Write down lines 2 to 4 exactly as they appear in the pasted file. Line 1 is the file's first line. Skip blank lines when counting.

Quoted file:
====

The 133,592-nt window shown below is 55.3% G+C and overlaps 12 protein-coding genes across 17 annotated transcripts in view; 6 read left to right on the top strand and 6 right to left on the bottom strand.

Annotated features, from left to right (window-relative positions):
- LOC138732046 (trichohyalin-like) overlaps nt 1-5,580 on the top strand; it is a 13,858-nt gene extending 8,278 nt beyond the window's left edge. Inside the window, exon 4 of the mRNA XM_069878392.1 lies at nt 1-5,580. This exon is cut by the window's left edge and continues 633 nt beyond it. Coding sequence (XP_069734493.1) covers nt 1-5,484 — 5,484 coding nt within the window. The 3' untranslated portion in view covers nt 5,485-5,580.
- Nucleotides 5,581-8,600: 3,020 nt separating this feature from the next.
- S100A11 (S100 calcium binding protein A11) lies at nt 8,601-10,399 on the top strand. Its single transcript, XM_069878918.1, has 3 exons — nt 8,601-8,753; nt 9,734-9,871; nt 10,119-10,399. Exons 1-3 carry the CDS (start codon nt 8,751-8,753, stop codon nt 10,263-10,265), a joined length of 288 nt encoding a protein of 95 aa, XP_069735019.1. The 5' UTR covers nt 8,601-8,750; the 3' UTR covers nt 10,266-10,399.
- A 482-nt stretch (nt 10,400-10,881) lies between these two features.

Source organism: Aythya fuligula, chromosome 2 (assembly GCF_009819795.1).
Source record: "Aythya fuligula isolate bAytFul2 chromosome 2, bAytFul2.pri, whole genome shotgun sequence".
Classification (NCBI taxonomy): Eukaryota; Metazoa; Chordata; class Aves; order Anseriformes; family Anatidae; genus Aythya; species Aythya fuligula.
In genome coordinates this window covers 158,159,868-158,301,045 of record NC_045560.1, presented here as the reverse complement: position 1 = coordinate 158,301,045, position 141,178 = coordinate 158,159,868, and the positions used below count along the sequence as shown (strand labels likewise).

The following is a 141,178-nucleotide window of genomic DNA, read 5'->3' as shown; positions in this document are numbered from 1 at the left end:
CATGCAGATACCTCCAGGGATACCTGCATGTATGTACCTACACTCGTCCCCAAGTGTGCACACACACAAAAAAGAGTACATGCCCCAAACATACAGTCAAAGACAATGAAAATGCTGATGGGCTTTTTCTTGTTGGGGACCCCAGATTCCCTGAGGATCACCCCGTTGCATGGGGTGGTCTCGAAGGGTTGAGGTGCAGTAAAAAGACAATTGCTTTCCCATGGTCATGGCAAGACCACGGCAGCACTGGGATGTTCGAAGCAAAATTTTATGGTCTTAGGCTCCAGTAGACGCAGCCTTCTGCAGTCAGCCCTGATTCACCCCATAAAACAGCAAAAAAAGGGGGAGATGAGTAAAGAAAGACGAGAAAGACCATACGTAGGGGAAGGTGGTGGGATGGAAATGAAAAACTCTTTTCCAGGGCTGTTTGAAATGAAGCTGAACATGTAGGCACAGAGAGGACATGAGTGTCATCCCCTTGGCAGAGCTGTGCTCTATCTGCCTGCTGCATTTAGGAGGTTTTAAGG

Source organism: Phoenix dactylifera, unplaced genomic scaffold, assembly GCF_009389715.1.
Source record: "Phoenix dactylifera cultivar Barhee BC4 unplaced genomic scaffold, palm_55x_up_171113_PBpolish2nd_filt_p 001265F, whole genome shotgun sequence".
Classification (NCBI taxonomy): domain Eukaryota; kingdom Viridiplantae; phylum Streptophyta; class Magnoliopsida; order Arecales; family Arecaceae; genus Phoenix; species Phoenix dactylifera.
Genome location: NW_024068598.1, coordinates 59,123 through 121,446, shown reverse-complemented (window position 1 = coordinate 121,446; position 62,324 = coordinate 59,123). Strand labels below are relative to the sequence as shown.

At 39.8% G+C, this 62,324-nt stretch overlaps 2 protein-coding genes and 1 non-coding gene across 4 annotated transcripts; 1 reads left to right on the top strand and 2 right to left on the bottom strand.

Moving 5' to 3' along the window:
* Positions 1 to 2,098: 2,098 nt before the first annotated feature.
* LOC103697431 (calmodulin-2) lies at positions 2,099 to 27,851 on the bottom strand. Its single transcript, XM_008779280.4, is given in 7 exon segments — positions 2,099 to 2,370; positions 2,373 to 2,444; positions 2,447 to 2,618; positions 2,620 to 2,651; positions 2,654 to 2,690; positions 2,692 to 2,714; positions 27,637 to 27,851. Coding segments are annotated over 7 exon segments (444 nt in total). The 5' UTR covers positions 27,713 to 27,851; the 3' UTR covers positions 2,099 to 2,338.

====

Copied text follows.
Annotated features, from left to right (window-relative positions):
- LOC138732046 (trichohyalin-like) overlaps nt 1-5,580 on the top strand; it is a 13,858-nt gene extending 8,278 nt beyond the window's left edge. Inside the window, exon 4 of the mRNA XM_069878392.1 lies at nt 1-5,580. This exon is cut by the window's left edge and continues 633 nt beyond it. Coding sequence (XP_069734493.1) covers nt 1-5,484 — 5,484 coding nt within the window. The 3' untranslated portion in view covers nt 5,485-5,580.
- Nucleotides 5,581-8,600: 3,020 nt separating this feature from the next.